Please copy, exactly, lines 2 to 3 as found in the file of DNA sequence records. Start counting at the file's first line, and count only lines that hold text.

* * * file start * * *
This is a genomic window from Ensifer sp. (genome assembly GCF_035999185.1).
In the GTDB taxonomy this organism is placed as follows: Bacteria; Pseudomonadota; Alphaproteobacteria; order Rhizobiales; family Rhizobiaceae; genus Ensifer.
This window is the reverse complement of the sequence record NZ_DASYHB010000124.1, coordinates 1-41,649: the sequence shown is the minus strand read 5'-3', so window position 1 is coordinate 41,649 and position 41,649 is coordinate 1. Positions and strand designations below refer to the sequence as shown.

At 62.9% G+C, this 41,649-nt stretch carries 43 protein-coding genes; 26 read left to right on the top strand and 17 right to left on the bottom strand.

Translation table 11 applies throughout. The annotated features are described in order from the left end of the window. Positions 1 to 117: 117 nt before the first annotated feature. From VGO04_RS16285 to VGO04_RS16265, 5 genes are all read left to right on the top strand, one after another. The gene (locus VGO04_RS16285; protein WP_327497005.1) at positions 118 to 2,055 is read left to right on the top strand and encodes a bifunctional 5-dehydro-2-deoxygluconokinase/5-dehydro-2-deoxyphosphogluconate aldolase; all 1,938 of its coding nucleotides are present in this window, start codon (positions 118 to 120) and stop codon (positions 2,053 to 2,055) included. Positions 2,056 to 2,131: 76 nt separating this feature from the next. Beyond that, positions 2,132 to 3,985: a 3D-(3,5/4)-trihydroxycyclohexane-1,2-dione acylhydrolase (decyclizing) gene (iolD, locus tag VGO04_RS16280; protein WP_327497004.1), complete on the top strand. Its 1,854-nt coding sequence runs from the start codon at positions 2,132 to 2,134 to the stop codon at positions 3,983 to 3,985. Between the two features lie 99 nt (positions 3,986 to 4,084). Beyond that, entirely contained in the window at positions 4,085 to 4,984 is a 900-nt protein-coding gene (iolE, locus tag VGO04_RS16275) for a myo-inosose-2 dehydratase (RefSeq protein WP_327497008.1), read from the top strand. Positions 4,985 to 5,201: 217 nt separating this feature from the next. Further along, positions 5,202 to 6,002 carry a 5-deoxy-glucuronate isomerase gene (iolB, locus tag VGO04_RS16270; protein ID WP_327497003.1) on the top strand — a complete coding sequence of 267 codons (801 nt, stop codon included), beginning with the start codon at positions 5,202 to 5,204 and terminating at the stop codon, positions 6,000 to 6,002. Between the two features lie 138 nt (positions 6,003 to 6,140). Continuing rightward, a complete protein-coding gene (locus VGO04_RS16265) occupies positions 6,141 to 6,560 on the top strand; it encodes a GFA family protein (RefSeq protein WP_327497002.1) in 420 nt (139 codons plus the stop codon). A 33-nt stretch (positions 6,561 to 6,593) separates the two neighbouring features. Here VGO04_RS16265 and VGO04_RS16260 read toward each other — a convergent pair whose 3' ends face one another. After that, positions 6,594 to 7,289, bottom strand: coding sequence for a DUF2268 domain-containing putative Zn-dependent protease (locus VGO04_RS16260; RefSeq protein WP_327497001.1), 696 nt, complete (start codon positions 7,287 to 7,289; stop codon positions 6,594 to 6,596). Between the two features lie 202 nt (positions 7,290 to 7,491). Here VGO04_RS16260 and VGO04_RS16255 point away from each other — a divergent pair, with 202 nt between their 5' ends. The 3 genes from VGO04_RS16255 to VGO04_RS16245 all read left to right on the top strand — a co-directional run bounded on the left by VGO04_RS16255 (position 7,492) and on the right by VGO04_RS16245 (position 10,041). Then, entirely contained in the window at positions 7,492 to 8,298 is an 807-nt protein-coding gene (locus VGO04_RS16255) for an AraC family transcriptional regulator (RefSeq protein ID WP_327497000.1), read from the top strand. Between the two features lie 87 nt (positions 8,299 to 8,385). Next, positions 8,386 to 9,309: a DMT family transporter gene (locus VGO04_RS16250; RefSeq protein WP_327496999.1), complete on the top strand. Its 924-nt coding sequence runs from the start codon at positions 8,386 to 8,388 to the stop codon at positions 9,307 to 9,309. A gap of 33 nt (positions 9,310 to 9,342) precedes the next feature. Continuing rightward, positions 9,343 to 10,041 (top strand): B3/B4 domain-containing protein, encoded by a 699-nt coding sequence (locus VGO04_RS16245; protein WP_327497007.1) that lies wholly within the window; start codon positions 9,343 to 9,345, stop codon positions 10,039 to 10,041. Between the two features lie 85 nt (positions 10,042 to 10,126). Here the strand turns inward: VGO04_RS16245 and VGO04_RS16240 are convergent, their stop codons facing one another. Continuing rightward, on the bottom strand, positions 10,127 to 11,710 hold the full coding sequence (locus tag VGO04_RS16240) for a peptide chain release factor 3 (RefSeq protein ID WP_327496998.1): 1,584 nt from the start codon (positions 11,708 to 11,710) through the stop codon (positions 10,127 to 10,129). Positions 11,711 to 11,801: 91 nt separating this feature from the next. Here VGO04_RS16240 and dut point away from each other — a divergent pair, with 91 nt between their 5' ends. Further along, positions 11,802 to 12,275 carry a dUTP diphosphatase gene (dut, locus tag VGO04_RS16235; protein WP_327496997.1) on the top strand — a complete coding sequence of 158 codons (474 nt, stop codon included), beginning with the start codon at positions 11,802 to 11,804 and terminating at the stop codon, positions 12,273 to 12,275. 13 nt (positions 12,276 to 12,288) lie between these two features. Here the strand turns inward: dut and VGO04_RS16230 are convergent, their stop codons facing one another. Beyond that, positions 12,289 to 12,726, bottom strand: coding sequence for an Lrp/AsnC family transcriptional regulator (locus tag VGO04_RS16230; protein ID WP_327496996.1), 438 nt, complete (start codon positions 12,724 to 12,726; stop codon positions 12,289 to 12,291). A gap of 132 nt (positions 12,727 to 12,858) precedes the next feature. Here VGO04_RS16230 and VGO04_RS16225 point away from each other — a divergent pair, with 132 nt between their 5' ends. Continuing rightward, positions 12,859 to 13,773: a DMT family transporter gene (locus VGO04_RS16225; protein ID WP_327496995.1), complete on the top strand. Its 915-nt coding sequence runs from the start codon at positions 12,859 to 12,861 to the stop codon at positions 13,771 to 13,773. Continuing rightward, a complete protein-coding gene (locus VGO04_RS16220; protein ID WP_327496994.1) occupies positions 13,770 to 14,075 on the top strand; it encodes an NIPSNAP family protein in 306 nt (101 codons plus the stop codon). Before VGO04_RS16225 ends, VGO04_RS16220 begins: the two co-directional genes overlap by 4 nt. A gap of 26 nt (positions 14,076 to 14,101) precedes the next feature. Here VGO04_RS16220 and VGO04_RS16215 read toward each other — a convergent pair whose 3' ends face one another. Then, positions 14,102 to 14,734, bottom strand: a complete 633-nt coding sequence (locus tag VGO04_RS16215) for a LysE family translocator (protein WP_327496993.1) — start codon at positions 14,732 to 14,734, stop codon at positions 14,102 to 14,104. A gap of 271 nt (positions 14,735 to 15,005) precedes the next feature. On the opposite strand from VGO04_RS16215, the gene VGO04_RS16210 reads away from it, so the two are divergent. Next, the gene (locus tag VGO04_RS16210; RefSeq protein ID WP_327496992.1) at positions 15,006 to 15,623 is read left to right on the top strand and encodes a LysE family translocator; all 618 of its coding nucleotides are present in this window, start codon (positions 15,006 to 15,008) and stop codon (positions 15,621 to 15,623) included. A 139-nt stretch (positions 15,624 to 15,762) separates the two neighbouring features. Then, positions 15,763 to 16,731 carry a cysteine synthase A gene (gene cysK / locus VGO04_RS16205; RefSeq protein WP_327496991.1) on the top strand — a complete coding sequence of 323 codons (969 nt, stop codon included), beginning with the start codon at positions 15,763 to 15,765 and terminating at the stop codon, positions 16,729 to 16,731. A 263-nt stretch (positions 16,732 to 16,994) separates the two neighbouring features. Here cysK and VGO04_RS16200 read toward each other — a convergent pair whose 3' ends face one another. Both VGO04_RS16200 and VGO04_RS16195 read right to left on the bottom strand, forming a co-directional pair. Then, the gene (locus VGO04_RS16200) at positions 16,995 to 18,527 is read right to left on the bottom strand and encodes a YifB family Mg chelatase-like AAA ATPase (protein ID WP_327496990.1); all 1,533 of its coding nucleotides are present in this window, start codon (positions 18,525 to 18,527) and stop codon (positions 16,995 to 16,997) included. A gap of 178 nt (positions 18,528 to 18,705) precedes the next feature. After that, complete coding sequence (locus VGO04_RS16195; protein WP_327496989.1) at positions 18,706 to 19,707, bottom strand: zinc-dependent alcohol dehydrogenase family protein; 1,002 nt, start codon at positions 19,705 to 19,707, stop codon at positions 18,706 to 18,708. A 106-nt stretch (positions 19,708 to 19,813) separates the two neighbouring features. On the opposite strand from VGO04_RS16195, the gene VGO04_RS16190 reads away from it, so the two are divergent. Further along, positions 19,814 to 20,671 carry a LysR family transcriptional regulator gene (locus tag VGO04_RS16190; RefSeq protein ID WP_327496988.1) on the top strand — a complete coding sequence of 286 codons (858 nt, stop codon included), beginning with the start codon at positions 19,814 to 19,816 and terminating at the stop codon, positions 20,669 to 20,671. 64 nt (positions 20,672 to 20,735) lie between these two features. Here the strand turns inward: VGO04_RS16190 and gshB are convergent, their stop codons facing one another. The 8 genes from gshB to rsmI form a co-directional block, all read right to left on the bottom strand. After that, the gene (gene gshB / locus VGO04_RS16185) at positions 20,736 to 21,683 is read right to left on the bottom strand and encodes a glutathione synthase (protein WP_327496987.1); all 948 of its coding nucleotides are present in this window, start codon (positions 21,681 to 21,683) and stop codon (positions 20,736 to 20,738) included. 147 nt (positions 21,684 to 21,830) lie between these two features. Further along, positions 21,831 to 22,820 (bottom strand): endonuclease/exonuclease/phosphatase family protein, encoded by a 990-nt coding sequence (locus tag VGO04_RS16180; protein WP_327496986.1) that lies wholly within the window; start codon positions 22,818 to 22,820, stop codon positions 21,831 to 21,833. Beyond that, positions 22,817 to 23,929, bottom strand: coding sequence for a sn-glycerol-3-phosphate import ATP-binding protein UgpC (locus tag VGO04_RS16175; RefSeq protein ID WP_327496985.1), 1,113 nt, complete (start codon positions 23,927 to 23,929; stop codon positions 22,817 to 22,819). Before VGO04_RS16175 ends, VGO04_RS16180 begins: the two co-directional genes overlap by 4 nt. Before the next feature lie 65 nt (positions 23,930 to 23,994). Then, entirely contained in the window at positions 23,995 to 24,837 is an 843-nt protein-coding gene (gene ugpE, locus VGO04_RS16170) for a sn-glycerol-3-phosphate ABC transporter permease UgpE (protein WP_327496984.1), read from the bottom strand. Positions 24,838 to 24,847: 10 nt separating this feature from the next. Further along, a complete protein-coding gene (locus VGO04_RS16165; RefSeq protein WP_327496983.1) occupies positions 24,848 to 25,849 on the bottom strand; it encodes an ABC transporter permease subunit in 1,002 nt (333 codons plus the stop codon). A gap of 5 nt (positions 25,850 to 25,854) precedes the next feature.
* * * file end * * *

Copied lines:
In the GTDB taxonomy this organism is placed as follows: Bacteria; Pseudomonadota; Alphaproteobacteria; order Rhizobiales; family Rhizobiaceae; genus Ensifer.
This window is the reverse complement of the sequence record NZ_DASYHB010000124.1, coordinates 1-41,649: the sequence shown is the minus strand read 5'-3', so window position 1 is coordinate 41,649 and position 41,649 is coordinate 1. Positions and strand designations below refer to the sequence as shown.